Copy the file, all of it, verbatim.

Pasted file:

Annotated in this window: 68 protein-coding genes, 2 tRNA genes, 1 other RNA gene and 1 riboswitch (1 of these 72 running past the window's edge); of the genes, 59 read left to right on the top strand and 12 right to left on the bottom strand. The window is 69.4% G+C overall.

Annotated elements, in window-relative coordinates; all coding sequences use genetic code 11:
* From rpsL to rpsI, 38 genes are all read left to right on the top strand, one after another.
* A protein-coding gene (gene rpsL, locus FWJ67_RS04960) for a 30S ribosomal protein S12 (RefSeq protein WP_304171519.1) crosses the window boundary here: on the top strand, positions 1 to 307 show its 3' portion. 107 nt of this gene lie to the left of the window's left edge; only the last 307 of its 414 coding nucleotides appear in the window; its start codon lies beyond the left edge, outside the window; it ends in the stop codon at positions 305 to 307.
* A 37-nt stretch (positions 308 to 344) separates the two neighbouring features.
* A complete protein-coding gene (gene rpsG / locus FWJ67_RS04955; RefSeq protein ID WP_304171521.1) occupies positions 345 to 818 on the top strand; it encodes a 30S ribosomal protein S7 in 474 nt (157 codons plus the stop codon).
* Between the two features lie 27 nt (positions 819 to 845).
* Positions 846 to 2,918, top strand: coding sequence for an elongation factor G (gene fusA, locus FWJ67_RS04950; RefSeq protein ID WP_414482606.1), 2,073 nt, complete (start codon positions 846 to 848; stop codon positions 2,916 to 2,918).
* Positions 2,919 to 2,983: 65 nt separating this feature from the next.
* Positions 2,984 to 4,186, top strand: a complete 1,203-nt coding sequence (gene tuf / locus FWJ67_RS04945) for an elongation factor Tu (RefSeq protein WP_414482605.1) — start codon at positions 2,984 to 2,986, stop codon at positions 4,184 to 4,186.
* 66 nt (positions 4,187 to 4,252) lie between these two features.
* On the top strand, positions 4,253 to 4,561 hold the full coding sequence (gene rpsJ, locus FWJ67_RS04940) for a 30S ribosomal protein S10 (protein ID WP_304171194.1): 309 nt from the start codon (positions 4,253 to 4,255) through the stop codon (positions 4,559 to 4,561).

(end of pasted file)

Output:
Annotated in this window: 68 protein-coding genes, 2 tRNA genes, 1 other RNA gene and 1 riboswitch (1 of these 72 running past the window's edge); of the genes, 59 read left to right on the top strand and 12 right to left on the bottom strand. The window is 69.4% G+C overall.

Annotated elements, in window-relative coordinates; all coding sequences use genetic code 11:
* From rpsL to rpsI, 38 genes are all read left to right on the top strand, one after another.
* A protein-coding gene (gene rpsL, locus FWJ67_RS04960) for a 30S ribosomal protein S12 (RefSeq protein WP_304171519.1) crosses the window boundary here: on the top strand, positions 1 to 307 show its 3' portion. 107 nt of this gene lie to the left of the window's left edge; only the last 307 of its 414 coding nucleotides appear in the window; its start codon lies beyond the left edge, outside the window; it ends in the stop codon at positions 305 to 307.
* A 37-nt stretch (positions 308 to 344) separates the two neighbouring features.
* A complete protein-coding gene (gene rpsG / locus FWJ67_RS04955; RefSeq protein ID WP_304171521.1) occupies positions 345 to 818 on the top strand; it encodes a 30S ribosomal protein S7 in 474 nt (157 codons plus the stop codon).
* Between the two features lie 27 nt (positions 819 to 845).
* Positions 846 to 2,918, top strand: coding sequence for an elongation factor G (gene fusA, locus FWJ67_RS04950; RefSeq protein ID WP_414482606.1), 2,073 nt, complete (start codon positions 846 to 848; stop codon positions 2,916 to 2,918).
* Positions 2,919 to 2,983: 65 nt separating this feature from the next.
* Positions 2,984 to 4,186, top strand: a complete 1,203-nt coding sequence (gene tuf / locus FWJ67_RS04945) for an elongation factor Tu (RefSeq protein WP_414482605.1) — start codon at positions 2,984 to 2,986, stop codon at positions 4,184 to 4,186.
* 66 nt (positions 4,187 to 4,252) lie between these two features.
* On the top strand, positions 4,253 to 4,561 hold the full coding sequence (gene rpsJ, locus FWJ67_RS04940) for a 30S ribosomal protein S10 (protein ID WP_304171194.1): 309 nt from the start codon (positions 4,253 to 4,255) through the stop codon (positions 4,559 to 4,561).